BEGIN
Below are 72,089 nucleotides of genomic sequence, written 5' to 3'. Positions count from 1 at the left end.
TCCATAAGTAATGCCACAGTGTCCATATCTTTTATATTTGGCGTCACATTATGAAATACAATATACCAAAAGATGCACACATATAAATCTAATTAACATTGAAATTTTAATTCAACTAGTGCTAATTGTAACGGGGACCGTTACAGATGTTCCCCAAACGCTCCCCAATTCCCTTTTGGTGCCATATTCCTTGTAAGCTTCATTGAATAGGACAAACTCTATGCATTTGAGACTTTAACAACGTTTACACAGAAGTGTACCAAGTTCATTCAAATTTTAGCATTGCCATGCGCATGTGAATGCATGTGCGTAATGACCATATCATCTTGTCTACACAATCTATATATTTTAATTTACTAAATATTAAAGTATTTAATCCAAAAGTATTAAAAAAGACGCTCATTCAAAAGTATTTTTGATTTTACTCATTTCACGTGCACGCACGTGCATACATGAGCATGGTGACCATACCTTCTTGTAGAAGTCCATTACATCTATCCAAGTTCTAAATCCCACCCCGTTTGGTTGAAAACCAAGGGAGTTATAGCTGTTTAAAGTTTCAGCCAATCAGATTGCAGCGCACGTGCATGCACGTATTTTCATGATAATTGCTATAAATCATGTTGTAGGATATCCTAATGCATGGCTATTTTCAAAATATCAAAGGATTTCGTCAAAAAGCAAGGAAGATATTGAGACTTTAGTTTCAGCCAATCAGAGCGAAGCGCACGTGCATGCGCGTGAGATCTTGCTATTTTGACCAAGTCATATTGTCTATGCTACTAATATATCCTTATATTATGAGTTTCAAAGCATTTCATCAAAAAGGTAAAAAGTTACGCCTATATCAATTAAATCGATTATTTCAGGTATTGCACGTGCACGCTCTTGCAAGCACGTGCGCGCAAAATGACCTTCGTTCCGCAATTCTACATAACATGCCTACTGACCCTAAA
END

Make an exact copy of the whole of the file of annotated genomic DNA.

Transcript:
Below are 72,089 nucleotides of genomic sequence, written 5' to 3'. Positions count from 1 at the left end.
TCCATAAGTAATGCCACAGTGTCCATATCTTTTATATTTGGCGTCACATTATGAAATACAATATACCAAAAGATGCACACATATAAATCTAATTAACATTGAAATTTTAATTCAACTAGTGCTAATTGTAACGGGGACCGTTACAGATGTTCCCCAAACGCTCCCCAATTCCCTTTTGGTGCCATATTCCTTGTAAGCTTCATTGAATAGGACAAACTCTATGCATTTGAGACTTTAACAACGTTTACACAGAAGTGTACCAAGTTCATTCAAATTTTAGCATTGCCATGCGCATGTGAATGCATGTGCGTAATGACCATATCATCTTGTCTACACAATCTATATATTTTAATTTACTAAATATTAAAGTATTTAATCCAAAAGTATTAAAAAAGACGCTCATTCAAAAGTATTTTTGATTTTACTCATTTCACGTGCACGCACGTGCATACATGAGCATGGTGACCATACCTTCTTGTAGAAGTCCATTACATCTATCCAAGTTCTAAATCCCACCCCGTTTGGTTGAAAACCAAGGGAGTTATAGCTGTTTAAAGTTTCAGCCAATCAGATTGCAGCGCACGTGCATGCACGTATTTTCATGATAATTGCTATAAATCATGTTGTAGGATATCCTAATGCATGGCTATTTTCAAAATATCAAAGGATTTCGTCAAAAAGCAAGGAAGATATTGAGACTTTAGTTTCAGCCAATCAGAGCGAAGCGCACGTGCATGCGCGTGAGATCTTGCTATTTTGACCAAGTCATATTGTCTATGCTACTAATATATCCTTATATTATGAGTTTCAAAGCATTTCATCAAAAAGGTAAAAAGTTACGCCTATATCAATTAAATCGATTATTTCAGGTATTGCACGTGCACGCTCTTGCAAGCACGTGCGCGCAAAATGACCTTCGTTCCGCAATTCTACATAACATGCCTACTGACCCTAAA